The first pillar is researching a number of areas aiming to make a positive impact to burn care in low and middle income environments. It is composed of three main work streams and a fourth specific one on research capacity building;
This first work stream will evaluate the impact and effectiveness of a burn unit Quality Improvement (QI) approach, and will develop a toolkit and implementation framework which will enable the QI approach to be scaled up and replicated in other countries
The QI approach assesses and measures burn units against international operational standards, and supports local teams to transform burn care through a series of tailored interventions. The QI approach was developed by Interburns – an international volunteer network of expert health professionals working to transform global burn care and prevention. A DfID funded programme from 2013-2016 delivered this programme in Nepal and Bangladesh and received a final project score of A+ for its impact on over 15,000 burn patients.
The aim of this workstream is to review into the effectiveness of the QI approach and to understand how it can be implemented in a variety of low and middle income countries (LMIC’s)
Will investigate whether there are simple, objective measures which can be applied in a burn care setting, which might be able to measure the outcomes from burn care provision.
Our PhD student Ruth-Ann Fanstone is researching whether a simplified tool to classify burn contractures can be developed to assess the quality of burn service provision, and whether this measure can be applied at scale to analyse the impact of Quality Improvement interventions on patients.
The Swansea Centre for Health Economics (SCHE) team, which is based in the College of Human and Health Sciences, will work with the Centre for Global Burn Injury and Policy Research to conduct specific studies relevant to the global burn injury field.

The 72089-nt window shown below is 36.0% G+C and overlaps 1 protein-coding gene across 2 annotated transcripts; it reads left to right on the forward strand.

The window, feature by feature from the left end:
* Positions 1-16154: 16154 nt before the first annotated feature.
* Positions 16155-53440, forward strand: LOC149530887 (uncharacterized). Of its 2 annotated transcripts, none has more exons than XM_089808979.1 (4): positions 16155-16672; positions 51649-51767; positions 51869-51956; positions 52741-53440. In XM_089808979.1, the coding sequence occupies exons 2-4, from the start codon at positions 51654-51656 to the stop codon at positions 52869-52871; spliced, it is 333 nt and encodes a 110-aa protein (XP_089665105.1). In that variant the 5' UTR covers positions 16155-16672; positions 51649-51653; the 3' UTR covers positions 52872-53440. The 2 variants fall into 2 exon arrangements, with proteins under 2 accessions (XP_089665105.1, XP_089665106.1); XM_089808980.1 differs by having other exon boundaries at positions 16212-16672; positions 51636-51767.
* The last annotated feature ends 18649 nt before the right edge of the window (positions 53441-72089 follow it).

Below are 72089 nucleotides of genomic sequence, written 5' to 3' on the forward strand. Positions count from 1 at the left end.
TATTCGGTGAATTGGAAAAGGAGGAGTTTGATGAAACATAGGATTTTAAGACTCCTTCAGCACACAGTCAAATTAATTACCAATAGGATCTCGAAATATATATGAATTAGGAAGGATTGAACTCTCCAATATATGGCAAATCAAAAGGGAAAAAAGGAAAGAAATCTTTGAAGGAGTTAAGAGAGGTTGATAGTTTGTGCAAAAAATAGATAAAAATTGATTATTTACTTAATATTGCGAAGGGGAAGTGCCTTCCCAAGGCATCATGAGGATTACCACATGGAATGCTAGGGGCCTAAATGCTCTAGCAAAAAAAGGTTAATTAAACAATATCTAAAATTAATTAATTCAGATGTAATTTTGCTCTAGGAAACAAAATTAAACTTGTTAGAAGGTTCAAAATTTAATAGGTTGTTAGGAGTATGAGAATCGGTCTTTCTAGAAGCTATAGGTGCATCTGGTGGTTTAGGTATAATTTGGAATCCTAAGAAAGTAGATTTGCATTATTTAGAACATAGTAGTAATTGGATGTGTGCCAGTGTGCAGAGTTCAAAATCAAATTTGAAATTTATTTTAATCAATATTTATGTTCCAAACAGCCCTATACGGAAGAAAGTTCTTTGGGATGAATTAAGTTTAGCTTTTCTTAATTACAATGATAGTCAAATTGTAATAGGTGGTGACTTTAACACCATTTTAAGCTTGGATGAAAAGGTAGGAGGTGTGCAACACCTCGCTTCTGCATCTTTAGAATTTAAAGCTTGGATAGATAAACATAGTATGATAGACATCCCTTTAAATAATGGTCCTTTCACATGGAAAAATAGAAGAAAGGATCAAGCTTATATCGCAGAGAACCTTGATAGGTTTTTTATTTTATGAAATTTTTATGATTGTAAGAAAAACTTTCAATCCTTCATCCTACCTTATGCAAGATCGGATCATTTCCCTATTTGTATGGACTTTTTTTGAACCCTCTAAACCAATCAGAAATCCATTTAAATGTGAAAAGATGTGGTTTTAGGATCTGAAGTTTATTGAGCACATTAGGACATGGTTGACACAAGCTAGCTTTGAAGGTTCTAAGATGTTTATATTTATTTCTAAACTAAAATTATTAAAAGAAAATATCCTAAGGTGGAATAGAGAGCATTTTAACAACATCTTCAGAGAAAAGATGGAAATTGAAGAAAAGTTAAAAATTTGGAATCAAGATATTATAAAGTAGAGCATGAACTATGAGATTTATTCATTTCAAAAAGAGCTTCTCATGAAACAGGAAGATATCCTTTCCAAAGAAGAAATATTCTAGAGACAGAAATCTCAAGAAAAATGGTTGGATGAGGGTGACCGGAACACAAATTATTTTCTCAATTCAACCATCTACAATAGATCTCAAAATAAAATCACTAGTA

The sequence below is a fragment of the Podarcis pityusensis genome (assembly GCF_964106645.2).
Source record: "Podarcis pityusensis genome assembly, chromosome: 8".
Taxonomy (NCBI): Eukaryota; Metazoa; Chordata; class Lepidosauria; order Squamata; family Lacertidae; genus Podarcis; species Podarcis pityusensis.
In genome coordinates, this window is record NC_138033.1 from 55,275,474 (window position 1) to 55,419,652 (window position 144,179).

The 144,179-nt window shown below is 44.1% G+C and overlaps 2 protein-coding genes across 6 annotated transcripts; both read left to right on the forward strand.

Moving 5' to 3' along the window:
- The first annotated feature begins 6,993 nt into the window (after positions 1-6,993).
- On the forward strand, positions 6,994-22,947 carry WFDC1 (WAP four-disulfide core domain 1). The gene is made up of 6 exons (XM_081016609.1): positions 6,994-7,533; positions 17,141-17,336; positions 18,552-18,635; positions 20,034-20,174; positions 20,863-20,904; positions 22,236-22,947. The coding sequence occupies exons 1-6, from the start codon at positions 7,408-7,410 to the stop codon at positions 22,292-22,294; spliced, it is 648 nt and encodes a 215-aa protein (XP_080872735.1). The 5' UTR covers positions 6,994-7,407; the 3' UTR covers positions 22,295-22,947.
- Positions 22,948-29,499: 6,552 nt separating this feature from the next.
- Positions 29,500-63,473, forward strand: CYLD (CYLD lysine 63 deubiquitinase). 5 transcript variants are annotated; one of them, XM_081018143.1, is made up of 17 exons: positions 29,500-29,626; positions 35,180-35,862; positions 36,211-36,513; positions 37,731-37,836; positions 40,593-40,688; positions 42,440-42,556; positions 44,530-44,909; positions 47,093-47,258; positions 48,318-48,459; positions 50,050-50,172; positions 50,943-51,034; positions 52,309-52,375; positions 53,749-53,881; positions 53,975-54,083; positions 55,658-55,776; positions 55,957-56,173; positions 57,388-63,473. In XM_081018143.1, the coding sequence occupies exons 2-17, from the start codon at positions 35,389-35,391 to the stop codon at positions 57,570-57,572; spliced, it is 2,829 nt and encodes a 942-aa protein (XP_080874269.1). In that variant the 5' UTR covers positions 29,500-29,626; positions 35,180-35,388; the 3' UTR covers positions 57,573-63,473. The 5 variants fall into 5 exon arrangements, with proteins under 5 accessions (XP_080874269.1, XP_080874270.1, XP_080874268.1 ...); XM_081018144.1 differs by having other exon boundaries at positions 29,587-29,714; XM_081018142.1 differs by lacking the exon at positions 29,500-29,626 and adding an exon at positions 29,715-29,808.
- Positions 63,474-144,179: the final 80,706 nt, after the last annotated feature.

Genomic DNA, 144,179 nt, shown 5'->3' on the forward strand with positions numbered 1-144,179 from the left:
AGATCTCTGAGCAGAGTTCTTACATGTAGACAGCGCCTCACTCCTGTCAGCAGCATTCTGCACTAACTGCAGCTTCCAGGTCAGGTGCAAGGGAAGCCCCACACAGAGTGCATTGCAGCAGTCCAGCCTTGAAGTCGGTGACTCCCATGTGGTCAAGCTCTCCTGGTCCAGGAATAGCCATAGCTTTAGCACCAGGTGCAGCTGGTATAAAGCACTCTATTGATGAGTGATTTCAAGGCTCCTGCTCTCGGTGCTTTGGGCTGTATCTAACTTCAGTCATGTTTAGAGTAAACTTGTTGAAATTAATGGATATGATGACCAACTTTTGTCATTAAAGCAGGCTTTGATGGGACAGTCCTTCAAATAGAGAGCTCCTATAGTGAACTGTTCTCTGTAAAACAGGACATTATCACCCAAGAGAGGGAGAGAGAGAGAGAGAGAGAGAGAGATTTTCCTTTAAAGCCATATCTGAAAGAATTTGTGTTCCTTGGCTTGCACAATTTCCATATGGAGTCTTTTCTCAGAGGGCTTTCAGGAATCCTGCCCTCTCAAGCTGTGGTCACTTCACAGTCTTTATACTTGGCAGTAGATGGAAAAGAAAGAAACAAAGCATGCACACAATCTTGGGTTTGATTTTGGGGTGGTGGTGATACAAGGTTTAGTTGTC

The SCHE team are currently working on a study to quantify the cost effectiveness of using specific dressings in mass casualty scenarios in low resource settings, and will also utilise economic modelling techniques to quantify the long-term costs of burn injuries and the cost benefits of improved care and prevention.
This work will provide the foundation for making evidence based recommendations on the optimal use of available resources to deliver cost effective interventions in resource poor settings.
This is a specific work stream which will aim to develop research skills among health professionals working in burn service provision in LMICs.
The CGBIPR will develop and deliver a portfolio of training specifically designed to develop skills in implementation science and burns research in LMICs. These programmes will be used to train an international network of researchers to work in the global burns and trauma field.
This work stream will then enable those individuals with the greatest knowledge of research needs in their local context – the local healthcare professionals – to carry out relevant studies, and to translate findings into action.